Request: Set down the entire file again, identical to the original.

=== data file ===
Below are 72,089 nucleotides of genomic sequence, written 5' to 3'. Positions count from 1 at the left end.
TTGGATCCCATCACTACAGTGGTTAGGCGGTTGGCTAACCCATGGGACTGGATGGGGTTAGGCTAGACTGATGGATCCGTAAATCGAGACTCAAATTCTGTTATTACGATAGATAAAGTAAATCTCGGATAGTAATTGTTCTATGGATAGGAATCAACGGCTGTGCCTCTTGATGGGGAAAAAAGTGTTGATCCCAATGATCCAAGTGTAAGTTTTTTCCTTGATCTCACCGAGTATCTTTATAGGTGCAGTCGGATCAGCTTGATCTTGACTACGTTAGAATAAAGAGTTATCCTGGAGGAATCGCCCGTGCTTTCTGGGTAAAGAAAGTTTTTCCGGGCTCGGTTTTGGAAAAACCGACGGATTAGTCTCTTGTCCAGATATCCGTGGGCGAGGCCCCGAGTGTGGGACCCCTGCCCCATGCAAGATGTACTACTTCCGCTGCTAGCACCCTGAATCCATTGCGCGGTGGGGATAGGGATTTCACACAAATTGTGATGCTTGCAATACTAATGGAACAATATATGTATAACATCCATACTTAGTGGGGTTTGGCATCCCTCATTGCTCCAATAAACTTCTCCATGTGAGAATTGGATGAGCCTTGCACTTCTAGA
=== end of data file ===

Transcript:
Below are 72,089 nucleotides of genomic sequence, written 5' to 3'. Positions count from 1 at the left end.
TTGGATCCCATCACTACAGTGGTTAGGCGGTTGGCTAACCCATGGGACTGGATGGGGTTAGGCTAGACTGATGGATCCGTAAATCGAGACTCAAATTCTGTTATTACGATAGATAAAGTAAATCTCGGATAGTAATTGTTCTATGGATAGGAATCAACGGCTGTGCCTCTTGATGGGGAAAAAAGTGTTGATCCCAATGATCCAAGTGTAAGTTTTTTCCTTGATCTCACCGAGTATCTTTATAGGTGCAGTCGGATCAGCTTGATCTTGACTACGTTAGAATAAAGAGTTATCCTGGAGGAATCGCCCGTGCTTTCTGGGTAAAGAAAGTTTTTCCGGGCTCGGTTTTGGAAAAACCGACGGATTAGTCTCTTGTCCAGATATCCGTGGGCGAGGCCCCGAGTGTGGGACCCCTGCCCCATGCAAGATGTACTACTTCCGCTGCTAGCACCCTGAATCCATTGCGCGGTGGGGATAGGGATTTCACACAAATTGTGATGCTTGCAATACTAATGGAACAATATATGTATAACATCCATACTTAGTGGGGTTTGGCATCCCTCATTGCTCCAATAAACTTCTCCATGTGAGAATTGGATGAGCCTTGCACTTCTAGA